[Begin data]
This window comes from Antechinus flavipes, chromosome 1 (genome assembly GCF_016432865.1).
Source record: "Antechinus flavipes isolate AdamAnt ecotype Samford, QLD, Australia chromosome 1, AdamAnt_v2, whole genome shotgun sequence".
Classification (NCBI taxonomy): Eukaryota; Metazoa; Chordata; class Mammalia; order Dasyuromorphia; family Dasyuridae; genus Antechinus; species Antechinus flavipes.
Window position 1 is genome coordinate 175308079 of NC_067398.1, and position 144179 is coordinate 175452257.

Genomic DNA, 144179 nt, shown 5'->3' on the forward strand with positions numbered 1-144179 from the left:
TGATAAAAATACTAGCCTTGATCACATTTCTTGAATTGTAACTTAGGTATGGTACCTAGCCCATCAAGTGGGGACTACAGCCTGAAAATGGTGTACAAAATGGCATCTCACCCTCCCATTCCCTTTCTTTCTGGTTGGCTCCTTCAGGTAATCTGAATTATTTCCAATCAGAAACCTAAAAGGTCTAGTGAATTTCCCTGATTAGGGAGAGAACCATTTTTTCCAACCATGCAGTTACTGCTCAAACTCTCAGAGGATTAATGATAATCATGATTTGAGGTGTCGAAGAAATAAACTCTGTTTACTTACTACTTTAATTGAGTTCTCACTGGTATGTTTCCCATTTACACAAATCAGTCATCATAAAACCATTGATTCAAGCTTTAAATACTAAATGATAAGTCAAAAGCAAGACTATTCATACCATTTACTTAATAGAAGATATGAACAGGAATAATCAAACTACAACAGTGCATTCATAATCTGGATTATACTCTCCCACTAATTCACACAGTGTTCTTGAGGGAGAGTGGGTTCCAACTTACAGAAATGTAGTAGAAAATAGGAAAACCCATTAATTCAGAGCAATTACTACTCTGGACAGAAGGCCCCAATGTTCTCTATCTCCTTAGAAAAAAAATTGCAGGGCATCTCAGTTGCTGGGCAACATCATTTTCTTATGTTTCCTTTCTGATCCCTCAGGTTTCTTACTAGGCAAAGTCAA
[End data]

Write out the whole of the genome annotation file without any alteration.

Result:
This window comes from Antechinus flavipes, chromosome 1 (genome assembly GCF_016432865.1).
Source record: "Antechinus flavipes isolate AdamAnt ecotype Samford, QLD, Australia chromosome 1, AdamAnt_v2, whole genome shotgun sequence".
Classification (NCBI taxonomy): Eukaryota; Metazoa; Chordata; class Mammalia; order Dasyuromorphia; family Dasyuridae; genus Antechinus; species Antechinus flavipes.
Window position 1 is genome coordinate 175308079 of NC_067398.1, and position 144179 is coordinate 175452257.

Genomic DNA, 144179 nt, shown 5'->3' on the forward strand with positions numbered 1-144179 from the left:
TGATAAAAATACTAGCCTTGATCACATTTCTTGAATTGTAACTTAGGTATGGTACCTAGCCCATCAAGTGGGGACTACAGCCTGAAAATGGTGTACAAAATGGCATCTCACCCTCCCATTCCCTTTCTTTCTGGTTGGCTCCTTCAGGTAATCTGAATTATTTCCAATCAGAAACCTAAAAGGTCTAGTGAATTTCCCTGATTAGGGAGAGAACCATTTTTTCCAACCATGCAGTTACTGCTCAAACTCTCAGAGGATTAATGATAATCATGATTTGAGGTGTCGAAGAAATAAACTCTGTTTACTTACTACTTTAATTGAGTTCTCACTGGTATGTTTCCCATTTACACAAATCAGTCATCATAAAACCATTGATTCAAGCTTTAAATACTAAATGATAAGTCAAAAGCAAGACTATTCATACCATTTACTTAATAGAAGATATGAACAGGAATAATCAAACTACAACAGTGCATTCATAATCTGGATTATACTCTCCCACTAATTCACACAGTGTTCTTGAGGGAGAGTGGGTTCCAACTTACAGAAATGTAGTAGAAAATAGGAAAACCCATTAATTCAGAGCAATTACTACTCTGGACAGAAGGCCCCAATGTTCTCTATCTCCTTAGAAAAAAAATTGCAGGGCATCTCAGTTGCTGGGCAACATCATTTTCTTATGTTTCCTTTCTGATCCCTCAGGTTTCTTACTAGGCAAAGTCAA